python classes

William D. Gill wmgill at
Thu Mar 4 20:42:07 CET 2004

"Peter Otten" <__peter__ at> wrote in message
news:c27t0v$fhn$05$1 at
> William D. Gill wrote:
> > class MyClass:
> >     def __init__(self, id=0000):
> > = MyOtherClass(id)    # data is an object with name,
> > and other properties
> I think this is an extra complication that gains you nothing. The only
> exception would be that data would not be initialized in
> but lazily at some later point, a usefull pattern if for a significant
> of the MyClass instances you can get away with not initializing data at
> all. You would then change MyClass as follows:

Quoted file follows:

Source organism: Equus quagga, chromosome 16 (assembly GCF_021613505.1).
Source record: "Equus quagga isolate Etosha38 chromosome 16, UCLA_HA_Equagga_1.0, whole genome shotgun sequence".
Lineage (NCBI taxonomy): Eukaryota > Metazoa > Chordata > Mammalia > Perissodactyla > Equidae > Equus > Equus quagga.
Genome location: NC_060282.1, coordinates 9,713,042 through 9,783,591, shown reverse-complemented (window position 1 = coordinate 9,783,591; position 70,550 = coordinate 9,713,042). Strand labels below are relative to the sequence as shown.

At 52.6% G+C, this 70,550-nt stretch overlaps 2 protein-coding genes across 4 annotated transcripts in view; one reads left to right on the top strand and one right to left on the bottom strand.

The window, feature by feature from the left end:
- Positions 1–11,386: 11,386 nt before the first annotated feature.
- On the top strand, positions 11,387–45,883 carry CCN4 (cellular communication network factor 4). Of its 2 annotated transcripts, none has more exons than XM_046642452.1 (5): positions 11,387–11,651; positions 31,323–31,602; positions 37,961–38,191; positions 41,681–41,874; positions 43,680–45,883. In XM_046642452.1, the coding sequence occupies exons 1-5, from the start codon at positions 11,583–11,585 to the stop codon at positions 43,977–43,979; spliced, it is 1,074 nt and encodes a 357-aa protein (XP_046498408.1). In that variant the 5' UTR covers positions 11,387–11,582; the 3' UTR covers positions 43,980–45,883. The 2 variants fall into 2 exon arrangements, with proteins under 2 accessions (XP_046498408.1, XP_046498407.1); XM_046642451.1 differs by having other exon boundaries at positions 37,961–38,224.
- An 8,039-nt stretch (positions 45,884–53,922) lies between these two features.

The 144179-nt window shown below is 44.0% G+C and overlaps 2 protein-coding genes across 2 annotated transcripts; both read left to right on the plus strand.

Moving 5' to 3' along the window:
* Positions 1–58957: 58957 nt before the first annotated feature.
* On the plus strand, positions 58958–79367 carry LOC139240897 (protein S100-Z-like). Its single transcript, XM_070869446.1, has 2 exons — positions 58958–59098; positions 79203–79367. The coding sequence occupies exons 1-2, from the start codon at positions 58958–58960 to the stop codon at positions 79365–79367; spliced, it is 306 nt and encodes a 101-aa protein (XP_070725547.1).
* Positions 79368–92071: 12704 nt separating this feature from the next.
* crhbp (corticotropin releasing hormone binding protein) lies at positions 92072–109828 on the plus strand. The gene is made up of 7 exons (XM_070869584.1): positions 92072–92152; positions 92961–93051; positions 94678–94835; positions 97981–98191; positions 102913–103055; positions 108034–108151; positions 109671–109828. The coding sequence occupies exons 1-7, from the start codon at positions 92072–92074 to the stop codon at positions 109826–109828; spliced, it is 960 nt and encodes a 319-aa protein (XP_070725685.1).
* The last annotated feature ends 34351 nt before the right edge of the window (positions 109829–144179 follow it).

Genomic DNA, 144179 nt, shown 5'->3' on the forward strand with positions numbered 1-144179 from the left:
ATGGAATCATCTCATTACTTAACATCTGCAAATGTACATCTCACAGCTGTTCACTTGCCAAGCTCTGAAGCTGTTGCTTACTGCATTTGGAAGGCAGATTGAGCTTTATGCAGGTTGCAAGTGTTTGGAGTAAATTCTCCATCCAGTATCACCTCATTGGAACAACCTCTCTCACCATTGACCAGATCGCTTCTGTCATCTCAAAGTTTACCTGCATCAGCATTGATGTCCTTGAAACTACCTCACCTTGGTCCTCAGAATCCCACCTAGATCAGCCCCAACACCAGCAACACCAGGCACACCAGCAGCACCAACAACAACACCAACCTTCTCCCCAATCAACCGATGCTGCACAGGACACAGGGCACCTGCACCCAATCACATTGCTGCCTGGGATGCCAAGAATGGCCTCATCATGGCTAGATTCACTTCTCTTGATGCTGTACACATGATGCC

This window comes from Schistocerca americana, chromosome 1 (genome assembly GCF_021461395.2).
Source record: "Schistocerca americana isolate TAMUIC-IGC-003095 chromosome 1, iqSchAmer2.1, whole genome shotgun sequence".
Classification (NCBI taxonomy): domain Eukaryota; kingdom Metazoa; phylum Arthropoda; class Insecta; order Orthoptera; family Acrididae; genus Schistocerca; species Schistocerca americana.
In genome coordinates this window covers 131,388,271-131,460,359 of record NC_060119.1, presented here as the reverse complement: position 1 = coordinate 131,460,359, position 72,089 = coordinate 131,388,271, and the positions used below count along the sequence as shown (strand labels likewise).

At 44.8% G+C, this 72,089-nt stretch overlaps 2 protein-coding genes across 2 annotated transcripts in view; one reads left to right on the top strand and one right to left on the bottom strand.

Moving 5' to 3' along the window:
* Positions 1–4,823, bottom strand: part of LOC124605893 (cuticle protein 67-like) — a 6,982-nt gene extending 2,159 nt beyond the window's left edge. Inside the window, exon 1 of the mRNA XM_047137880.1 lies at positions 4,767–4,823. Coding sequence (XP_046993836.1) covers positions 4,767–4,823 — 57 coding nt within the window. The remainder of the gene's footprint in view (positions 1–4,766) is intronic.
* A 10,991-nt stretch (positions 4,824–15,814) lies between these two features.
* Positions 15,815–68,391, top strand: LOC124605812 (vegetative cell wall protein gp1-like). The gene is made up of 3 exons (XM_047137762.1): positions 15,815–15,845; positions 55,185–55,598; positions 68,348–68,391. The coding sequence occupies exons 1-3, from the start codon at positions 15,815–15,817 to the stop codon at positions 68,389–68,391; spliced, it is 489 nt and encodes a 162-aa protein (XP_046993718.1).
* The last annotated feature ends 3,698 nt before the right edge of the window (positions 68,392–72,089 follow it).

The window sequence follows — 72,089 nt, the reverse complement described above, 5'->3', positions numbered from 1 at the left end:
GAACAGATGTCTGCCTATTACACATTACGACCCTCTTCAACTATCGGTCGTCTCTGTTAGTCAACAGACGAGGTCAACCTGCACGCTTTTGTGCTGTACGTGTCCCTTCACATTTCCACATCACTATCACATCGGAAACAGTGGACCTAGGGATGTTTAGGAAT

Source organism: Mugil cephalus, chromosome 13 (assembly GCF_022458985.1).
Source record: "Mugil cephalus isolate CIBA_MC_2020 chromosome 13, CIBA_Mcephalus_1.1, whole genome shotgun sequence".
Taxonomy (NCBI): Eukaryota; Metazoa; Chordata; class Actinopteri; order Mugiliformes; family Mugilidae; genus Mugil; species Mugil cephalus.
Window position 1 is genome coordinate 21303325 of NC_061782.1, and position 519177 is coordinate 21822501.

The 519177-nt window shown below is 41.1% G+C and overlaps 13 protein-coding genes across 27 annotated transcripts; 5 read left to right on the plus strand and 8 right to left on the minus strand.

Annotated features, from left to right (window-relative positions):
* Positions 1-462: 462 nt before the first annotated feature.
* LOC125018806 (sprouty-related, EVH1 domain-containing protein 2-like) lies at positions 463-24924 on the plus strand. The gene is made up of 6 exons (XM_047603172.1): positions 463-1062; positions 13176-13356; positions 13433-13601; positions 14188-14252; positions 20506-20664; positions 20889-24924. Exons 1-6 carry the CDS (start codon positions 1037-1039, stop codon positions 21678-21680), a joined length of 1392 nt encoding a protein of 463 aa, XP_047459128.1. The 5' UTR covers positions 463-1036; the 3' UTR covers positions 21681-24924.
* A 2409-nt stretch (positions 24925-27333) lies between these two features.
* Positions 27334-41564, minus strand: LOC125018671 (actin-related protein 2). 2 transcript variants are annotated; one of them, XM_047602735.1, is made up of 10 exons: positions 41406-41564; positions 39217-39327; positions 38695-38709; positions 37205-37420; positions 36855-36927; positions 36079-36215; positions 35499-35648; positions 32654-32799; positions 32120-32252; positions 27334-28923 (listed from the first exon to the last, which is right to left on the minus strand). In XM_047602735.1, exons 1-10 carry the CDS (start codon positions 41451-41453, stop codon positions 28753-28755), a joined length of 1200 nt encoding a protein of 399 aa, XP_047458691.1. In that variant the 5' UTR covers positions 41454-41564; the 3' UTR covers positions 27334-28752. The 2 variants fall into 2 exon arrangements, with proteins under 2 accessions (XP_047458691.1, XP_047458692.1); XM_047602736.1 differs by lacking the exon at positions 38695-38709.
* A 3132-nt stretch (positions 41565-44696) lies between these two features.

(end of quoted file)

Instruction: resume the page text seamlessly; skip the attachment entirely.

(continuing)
My thinking was to create a class for each table that contains pieces of the
whole customer information , and wrap OOPS! I mean include :)  those classes
in the overall customer class object.  That way by supplying id, all the
different constructors would go get the right data.

At my level (pre-novice) it's probably better to use one customer class and
sequential programming in the constructor:

select * from table A where id=1234
self.company_name =

select * from table B where id=1234
self.billto = B.billto
select * from table C where id=1234
(using multiple selects because they may produce different size record sets)

> I suppose that was a mutual misunderstanding. Did you mean this by
> "wrapping"?
> try:
>     customer = Customer.fromId(1234)
> except InvalidCustomer, e:
>     print e


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